In the past, the artist had focused on psychological wounds resulting from faith and betrayal through the portraits of women, rather than religion and nation in his practice. The mysterious existences of these women- pure girls, femme fatales and sleeping women- looked as though they were standing on the boundaries of life and death, where they appear among scattered red paints acting as both traces of violence and decoratively beautiful all at the same time. Furthermore, the artist made a continuous effort to encounter the situation without an absolute value or faith, through mixing sacred and profane images, such as imagery of religion and pornography in his art, as a means to discuss the duplicity or double-sidedness of pure desire and life and death. The loss of faith in a lover extended to doubts on faith of religion and a nation. As the range seemingly expanded, we are left to wonder why the feelings became lighter and brighter in depiction.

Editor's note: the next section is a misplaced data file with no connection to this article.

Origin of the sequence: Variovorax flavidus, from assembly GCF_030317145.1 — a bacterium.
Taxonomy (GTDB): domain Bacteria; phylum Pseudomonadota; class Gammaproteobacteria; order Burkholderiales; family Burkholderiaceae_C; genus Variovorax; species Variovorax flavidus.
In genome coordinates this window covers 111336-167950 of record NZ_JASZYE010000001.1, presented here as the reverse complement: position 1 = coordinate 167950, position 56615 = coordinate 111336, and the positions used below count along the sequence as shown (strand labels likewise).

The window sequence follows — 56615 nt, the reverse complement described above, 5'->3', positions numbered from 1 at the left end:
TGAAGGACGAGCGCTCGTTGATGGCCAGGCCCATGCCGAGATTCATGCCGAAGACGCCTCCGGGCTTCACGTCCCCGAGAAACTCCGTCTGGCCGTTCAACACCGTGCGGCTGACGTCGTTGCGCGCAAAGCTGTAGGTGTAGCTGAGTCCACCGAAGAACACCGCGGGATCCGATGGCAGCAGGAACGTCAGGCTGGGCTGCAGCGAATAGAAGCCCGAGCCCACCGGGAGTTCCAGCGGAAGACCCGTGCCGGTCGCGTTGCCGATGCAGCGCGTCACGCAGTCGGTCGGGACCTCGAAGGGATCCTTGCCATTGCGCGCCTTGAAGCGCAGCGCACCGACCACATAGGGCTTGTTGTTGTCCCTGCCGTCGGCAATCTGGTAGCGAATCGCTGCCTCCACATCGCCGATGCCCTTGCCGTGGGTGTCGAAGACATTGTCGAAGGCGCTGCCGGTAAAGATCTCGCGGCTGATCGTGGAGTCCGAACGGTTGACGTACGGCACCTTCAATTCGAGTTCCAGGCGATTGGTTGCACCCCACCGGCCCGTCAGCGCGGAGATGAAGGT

The series of works in gold frames, with backgrounds of the gold wallpaper, such as the work that looks similar to an award certificate with the patterns of a Phoenix accompanied by words that seem to be written by a young child, the portrait work of the artist’s young son wearing a diaper while holding a rice bowl, and My Mother and Me-Prayer where bell-like sounds accompany a rotating table and spoon reminding us of a funeral procession or the cycle of life and death- these works appear more hopeful than his previous works of dark colors. The act of pursuing the most primitive and absolute values, survival and coexistence, as much as the false nature of ‘Duty of Faith’ in the systemized societies of the modern nations is revealed, is also the ironical result of the history, repeated in times of crisis.